For the current quarter, AMD sees revenues up 2% on a sequential basis, while it attaches a 3% uncertainty range to this outlook. This would imply that sales are seen between $1.43 and $1.51 billion. Note that AMD posted sales of $1.46 billion last year, which essentially means that sales are unchanged on an annual basis. This is very disappointing with analysts projecting sales to reach as high as $1.57 billion in the third quarter.
Recent Investor Update
Back in April, AMD held an upbeat investor presentation, detailing its strategic outlook for the coming years. The company stressed the fact that by next year it is likely to generate 50% of sales from growth markets, up from just 10% in 2012. Growth markets are defined as the professional graphics, dense servers, embedded and ultra low power clients business.
The company notes that the restructuring took place around the turn of the year from 2012 into 2013. This was followed by the acceleration and execution phase in 2013 and 2014, while the future should focus on the transformation. I can hardly call the nearly flat year-on-year revenue guidance for the third quarter an "acceleration".
While the company is very successful in the graphic business, AMD only sees a $1.3 billion addressable market for these solutions. Much bigger are the dense server, embedded and ultra low power client opportunities, yet real gains still have to be demonstrated in these areas. Again, the presentation looks really nice, yet investors like to see real tangible improvements and not just promises.
Investors are clearly not happy with the results based on the second quarter earnings miss and the soft outlook for the third quarter. This is especially after Intel reported very strong numbers earlier this week.
While Intel's PC business might be more tied to the business segment of the market which is replacing older PCs, it looks that AMD's performance in the areas was very soft. Softness in AMD's PC business was priced in to some extent, and investors have become hopeful about its graphics and visual solutions business. Yet growth trends and margins in this promising segment have been disappointing over the past quarter.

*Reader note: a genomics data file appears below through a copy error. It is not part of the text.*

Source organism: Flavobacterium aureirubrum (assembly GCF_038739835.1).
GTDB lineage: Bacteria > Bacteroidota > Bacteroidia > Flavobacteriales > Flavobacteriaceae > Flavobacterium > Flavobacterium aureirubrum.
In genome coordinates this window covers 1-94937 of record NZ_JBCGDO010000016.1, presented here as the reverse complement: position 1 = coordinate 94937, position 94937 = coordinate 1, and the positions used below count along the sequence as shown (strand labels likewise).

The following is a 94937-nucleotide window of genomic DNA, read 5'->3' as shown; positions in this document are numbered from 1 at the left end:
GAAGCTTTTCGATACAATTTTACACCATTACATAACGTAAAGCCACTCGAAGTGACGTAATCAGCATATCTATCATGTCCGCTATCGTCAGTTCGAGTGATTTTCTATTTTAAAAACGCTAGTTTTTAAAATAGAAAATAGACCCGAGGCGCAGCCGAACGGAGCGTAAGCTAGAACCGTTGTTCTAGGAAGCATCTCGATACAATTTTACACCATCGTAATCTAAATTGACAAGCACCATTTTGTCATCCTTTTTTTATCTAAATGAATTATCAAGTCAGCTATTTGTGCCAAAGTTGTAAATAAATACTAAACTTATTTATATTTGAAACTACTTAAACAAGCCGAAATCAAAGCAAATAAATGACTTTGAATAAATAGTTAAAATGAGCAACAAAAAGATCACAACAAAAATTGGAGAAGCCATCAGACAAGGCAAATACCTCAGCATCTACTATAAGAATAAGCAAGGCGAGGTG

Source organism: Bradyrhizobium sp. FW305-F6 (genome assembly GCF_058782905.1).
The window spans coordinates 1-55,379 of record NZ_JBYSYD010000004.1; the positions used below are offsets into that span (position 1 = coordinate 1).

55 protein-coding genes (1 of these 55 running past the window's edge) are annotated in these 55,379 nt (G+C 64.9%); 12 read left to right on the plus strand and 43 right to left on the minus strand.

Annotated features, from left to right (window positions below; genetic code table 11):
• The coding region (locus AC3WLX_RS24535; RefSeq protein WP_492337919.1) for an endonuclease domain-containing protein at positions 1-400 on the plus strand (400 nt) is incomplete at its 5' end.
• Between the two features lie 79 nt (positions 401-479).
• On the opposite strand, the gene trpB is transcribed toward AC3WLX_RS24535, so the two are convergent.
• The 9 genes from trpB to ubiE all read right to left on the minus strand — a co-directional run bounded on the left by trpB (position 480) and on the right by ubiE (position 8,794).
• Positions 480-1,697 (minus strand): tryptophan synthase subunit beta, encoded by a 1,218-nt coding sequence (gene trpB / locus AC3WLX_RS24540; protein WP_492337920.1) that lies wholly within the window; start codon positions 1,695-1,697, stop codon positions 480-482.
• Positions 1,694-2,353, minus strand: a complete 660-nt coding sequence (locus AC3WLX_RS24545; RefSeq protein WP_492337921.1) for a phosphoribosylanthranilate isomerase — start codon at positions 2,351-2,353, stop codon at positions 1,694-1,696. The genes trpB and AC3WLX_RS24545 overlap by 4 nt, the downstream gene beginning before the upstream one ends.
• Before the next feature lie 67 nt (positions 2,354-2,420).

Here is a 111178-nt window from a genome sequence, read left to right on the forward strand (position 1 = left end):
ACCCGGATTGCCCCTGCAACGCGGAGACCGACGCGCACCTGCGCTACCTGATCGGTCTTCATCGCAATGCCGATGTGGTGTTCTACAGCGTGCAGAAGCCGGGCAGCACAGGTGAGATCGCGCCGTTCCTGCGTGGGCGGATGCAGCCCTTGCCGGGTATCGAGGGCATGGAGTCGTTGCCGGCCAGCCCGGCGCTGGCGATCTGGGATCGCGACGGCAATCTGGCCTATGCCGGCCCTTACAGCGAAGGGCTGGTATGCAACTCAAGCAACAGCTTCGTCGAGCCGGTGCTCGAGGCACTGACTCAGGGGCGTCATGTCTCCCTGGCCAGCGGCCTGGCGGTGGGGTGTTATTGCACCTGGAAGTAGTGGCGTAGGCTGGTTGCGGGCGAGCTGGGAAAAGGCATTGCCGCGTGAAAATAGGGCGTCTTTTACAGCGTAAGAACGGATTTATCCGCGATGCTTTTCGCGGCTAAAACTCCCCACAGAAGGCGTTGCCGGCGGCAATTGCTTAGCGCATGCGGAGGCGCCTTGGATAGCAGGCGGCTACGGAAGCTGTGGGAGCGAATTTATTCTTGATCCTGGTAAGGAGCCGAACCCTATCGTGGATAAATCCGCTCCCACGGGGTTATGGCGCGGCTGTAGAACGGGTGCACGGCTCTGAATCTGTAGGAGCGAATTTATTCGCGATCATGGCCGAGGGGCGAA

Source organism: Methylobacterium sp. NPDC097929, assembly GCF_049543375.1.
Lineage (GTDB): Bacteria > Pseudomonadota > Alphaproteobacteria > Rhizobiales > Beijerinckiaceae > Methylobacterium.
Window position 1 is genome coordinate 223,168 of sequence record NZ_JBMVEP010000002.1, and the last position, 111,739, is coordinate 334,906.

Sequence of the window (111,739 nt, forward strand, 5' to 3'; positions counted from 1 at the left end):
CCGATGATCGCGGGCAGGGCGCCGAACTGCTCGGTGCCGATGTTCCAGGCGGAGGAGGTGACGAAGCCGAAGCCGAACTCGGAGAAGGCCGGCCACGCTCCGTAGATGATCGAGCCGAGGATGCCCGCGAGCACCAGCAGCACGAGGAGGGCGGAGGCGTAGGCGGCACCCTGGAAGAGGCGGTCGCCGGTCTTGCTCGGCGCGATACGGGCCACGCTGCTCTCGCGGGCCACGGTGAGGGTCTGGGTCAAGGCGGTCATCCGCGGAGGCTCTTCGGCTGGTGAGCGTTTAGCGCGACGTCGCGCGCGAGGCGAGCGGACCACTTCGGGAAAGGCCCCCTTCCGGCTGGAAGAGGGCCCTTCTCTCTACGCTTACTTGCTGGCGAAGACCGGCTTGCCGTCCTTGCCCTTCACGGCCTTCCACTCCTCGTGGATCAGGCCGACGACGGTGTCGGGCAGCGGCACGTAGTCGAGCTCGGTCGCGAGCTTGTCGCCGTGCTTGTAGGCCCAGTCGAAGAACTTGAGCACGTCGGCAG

Combined with the strong momentum shares were vulnerable to a violent sell-off if earnings missed, which it did. Shares of the company have risen by nearly a quarter over the past quarter, with momentum accelerating earlier this week.
AMD does have a promising future if it can execute, yet investors are not happy with a disappointment so early in the recovery cycle after having been disappointed many times in the past. The company's finances have improved however in recent times, and the company is able to report modest profits after accounting for debt restructuring charges.
The company can easily grow into the current valuation if earnings are improved, yet investors appear to discount management's future predictions given the past disappointments. As such investors are discounting future promises to a great extent, which is very understandable.
I remain on the sidelines not being convinced that the sell-off creates enough appeal given the risks out there.
Disclosure: The author has no positions in any stocks mentioned, and no plans to initiate any positions within the next 72 hours. The author wrote this article themselves, and it expresses their own opinions. The author is not receiving compensation for it (other than from Seeking Alpha). The author has no business relationship with any company whose stock is mentioned in this article.